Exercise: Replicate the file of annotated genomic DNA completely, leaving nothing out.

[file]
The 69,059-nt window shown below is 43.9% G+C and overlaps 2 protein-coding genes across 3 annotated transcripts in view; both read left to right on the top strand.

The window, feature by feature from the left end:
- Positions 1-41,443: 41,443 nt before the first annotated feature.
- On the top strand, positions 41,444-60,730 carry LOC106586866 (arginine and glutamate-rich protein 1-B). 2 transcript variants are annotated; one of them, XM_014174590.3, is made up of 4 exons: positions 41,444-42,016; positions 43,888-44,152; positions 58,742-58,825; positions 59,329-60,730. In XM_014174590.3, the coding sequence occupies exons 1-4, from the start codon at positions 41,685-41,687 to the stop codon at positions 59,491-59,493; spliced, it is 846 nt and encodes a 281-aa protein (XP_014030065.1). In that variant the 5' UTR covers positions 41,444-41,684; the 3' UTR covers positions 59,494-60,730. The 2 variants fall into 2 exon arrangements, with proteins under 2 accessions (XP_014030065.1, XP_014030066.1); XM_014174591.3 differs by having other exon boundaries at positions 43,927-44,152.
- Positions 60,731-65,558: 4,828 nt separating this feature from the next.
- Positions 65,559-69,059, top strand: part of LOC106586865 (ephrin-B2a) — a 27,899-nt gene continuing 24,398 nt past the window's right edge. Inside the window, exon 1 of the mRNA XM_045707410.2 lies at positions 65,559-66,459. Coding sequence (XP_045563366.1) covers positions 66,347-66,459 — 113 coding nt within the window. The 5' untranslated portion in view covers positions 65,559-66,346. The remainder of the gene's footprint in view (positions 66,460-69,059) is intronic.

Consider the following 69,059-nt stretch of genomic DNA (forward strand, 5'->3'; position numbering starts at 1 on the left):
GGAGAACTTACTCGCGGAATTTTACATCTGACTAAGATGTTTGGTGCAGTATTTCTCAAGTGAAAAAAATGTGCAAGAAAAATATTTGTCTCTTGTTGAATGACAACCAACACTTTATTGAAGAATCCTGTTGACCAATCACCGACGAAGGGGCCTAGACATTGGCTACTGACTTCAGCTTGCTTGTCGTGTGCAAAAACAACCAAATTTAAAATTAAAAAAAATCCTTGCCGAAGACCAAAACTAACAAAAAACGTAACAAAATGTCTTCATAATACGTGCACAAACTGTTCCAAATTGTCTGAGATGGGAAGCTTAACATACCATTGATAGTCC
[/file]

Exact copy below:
The 69,059-nt window shown below is 43.9% G+C and overlaps 2 protein-coding genes across 3 annotated transcripts in view; both read left to right on the top strand.

The window, feature by feature from the left end:
- Positions 1-41,443: 41,443 nt before the first annotated feature.
- On the top strand, positions 41,444-60,730 carry LOC106586866 (arginine and glutamate-rich protein 1-B). 2 transcript variants are annotated; one of them, XM_014174590.3, is made up of 4 exons: positions 41,444-42,016; positions 43,888-44,152; positions 58,742-58,825; positions 59,329-60,730. In XM_014174590.3, the coding sequence occupies exons 1-4, from the start codon at positions 41,685-41,687 to the stop codon at positions 59,491-59,493; spliced, it is 846 nt and encodes a 281-aa protein (XP_014030065.1). In that variant the 5' UTR covers positions 41,444-41,684; the 3' UTR covers positions 59,494-60,730. The 2 variants fall into 2 exon arrangements, with proteins under 2 accessions (XP_014030065.1, XP_014030066.1); XM_014174591.3 differs by having other exon boundaries at positions 43,927-44,152.
- Positions 60,731-65,558: 4,828 nt separating this feature from the next.
- Positions 65,559-69,059, top strand: part of LOC106586865 (ephrin-B2a) — a 27,899-nt gene continuing 24,398 nt past the window's right edge. Inside the window, exon 1 of the mRNA XM_045707410.2 lies at positions 65,559-66,459. Coding sequence (XP_045563366.1) covers positions 66,347-66,459 — 113 coding nt within the window. The 5' untranslated portion in view covers positions 65,559-66,346. The remainder of the gene's footprint in view (positions 66,460-69,059) is intronic.

Consider the following 69,059-nt stretch of genomic DNA (forward strand, 5'->3'; position numbering starts at 1 on the left):
GGAGAACTTACTCGCGGAATTTTACATCTGACTAAGATGTTTGGTGCAGTATTTCTCAAGTGAAAAAAATGTGCAAGAAAAATATTTGTCTCTTGTTGAATGACAACCAACACTTTATTGAAGAATCCTGTTGACCAATCACCGACGAAGGGGCCTAGACATTGGCTACTGACTTCAGCTTGCTTGTCGTGTGCAAAAACAACCAAATTTAAAATTAAAAAAAATCCTTGCCGAAGACCAAAACTAACAAAAAACGTAACAAAATGTCTTCATAATACGTGCACAAACTGTTCCAAATTGTCTGAGATGGGAAGCTTAACATACCATTGATAGTCC